Dorothy P. Lathrop

Dorothy P. Lathrop

Dorothy Pulis Lathrop (1891–1980) was an American author and illustrator of children's books. Lathrop was born April 16, 1891 in Albany, New York. During her lifetime of achievements, her notable prominence in the publishing world of children's literature includes the combined skills, mastery, and talents Lathrop displayed within the pages and color plates of the more than 38 books published with her illustrations. The prolific popularity of her talent was one of a steady production, primarily between the years of 1919 to 1962. In the 1930s, Lathrop published 9 children's books.

Lathrop's career as an illustrator and author began with using her artistic skills as an illustrator for other authors of children's literature, beginning around 1919. With the exception of several topical nonfiction books written by Lathrop, most of her art for illustrations, in her lifetime, remained dedicated to that of children's fictional literature. This included art for the book by Hans Christian Andersen, The Little Mermaid (1939, and Walter de la Mare's books for children, including his Down-adown Derry, Fairy Poems, published in 1922.

In year 1919, Lathrop's first published "suite" of expressive illustrations appeared in Walter De la Mare's book for children, The Three Mulla-Mulgars. Lathrop developed a friendship with author Walter de la Mare, and thereafter, illustrated 5 of his books published for children, including illustrations for de la Mare's Down-Adown-Derry (1922), Crossings (1923), Mr. Bumps (1942), and Bells and Grass (1942).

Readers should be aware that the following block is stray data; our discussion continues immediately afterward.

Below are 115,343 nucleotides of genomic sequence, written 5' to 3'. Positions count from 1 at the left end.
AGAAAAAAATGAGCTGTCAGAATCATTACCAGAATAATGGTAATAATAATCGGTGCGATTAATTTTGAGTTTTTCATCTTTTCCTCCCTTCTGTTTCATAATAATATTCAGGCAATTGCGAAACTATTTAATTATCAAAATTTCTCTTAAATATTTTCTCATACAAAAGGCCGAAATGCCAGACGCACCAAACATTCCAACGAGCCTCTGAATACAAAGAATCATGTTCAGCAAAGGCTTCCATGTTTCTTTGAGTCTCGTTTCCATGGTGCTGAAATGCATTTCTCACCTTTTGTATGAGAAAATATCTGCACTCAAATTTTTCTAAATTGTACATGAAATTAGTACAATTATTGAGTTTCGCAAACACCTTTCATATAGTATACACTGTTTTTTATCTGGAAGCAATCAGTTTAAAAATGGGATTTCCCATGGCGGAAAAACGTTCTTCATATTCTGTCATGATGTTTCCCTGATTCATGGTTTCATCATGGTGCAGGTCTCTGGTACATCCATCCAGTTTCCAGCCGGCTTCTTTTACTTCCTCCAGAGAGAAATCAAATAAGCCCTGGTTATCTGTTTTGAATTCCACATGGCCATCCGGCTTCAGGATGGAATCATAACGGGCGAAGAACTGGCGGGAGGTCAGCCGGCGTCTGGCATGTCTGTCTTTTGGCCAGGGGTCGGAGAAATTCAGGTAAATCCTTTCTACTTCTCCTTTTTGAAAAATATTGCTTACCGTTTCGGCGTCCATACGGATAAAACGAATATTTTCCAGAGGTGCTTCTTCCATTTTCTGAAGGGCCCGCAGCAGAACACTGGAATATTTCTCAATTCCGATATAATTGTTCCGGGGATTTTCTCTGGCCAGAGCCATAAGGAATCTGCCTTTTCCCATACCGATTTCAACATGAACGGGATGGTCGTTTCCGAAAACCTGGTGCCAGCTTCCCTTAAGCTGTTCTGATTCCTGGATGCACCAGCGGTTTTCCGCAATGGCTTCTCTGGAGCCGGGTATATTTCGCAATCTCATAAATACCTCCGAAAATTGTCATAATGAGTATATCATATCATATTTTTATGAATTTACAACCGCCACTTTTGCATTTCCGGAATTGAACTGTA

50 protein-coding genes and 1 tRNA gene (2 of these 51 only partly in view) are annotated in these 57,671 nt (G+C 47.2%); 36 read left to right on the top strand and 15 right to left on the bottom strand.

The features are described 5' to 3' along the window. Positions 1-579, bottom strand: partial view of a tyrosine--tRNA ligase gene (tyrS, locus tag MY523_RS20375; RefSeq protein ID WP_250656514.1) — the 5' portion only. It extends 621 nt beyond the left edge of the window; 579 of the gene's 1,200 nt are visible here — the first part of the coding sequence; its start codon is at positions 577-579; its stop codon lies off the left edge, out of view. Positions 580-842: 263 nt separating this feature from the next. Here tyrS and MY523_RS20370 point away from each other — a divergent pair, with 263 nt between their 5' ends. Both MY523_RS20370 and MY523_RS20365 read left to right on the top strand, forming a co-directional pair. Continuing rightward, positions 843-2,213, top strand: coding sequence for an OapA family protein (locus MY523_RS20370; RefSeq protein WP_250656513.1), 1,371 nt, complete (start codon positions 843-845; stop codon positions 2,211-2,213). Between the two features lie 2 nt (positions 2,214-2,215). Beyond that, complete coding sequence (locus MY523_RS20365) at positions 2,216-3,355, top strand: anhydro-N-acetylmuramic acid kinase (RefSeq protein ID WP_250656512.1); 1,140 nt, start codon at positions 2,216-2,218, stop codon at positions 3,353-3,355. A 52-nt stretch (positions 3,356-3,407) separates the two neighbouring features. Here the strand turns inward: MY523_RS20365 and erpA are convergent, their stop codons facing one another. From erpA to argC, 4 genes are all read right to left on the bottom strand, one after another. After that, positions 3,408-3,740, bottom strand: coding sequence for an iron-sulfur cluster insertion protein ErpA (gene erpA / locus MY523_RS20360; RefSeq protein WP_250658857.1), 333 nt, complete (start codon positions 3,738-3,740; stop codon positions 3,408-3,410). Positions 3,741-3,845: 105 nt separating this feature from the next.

In 1930, Dorothy Lathrop illustrated Rachel Field's successful children's novel, Hitty: Her First Hundred Years, which won the Newbery Medal, annually awarded by the American Library Association for the best children's novel of the year. Macmillan's history of publishing its Hitty book spanned from years 1929, 1930, 1932, 1947, 1965, and 1998. Hitty is the fictional story of a doll, and its art and story saga has captured the imaginations of children for decades sinces its first publishing in 1929.

In 1931 Lathrop wrote The Fairy Circus, for which she received a Newbery Medal Honor citation, from The American Library Association. In 1938, was awarded the first Caldecott Medal ( for the excellence of her illustrations and art in the book Animals of the Bible, A Picture Book, written by Helen Dean Fish, published in 1937 by Lippincott.

Lathrop published many books devoted to the beauty and importance of animals. But Lathrop also illustrated many other books, especially fantasy and fairy tales such as W. H. Hudson's Little Boy Lost, Andersen's The Little Mermaid, the de la Mare', Conkling's Silverhorn, MacDonald's The Princess and Curdie and The Light Princess, Ingelow's Mopsa the Fairy. and her self-authored The Lost Merry-Go-Round and The Colt from Moon Mountain. She illustrated collections of children's poetry in addition to those by de la Mare, including Sara Teasdale's Stars To-night. She was also an accomplished printmaker

Read more about Dorothy P. Lathrop:  Works, Further Reading

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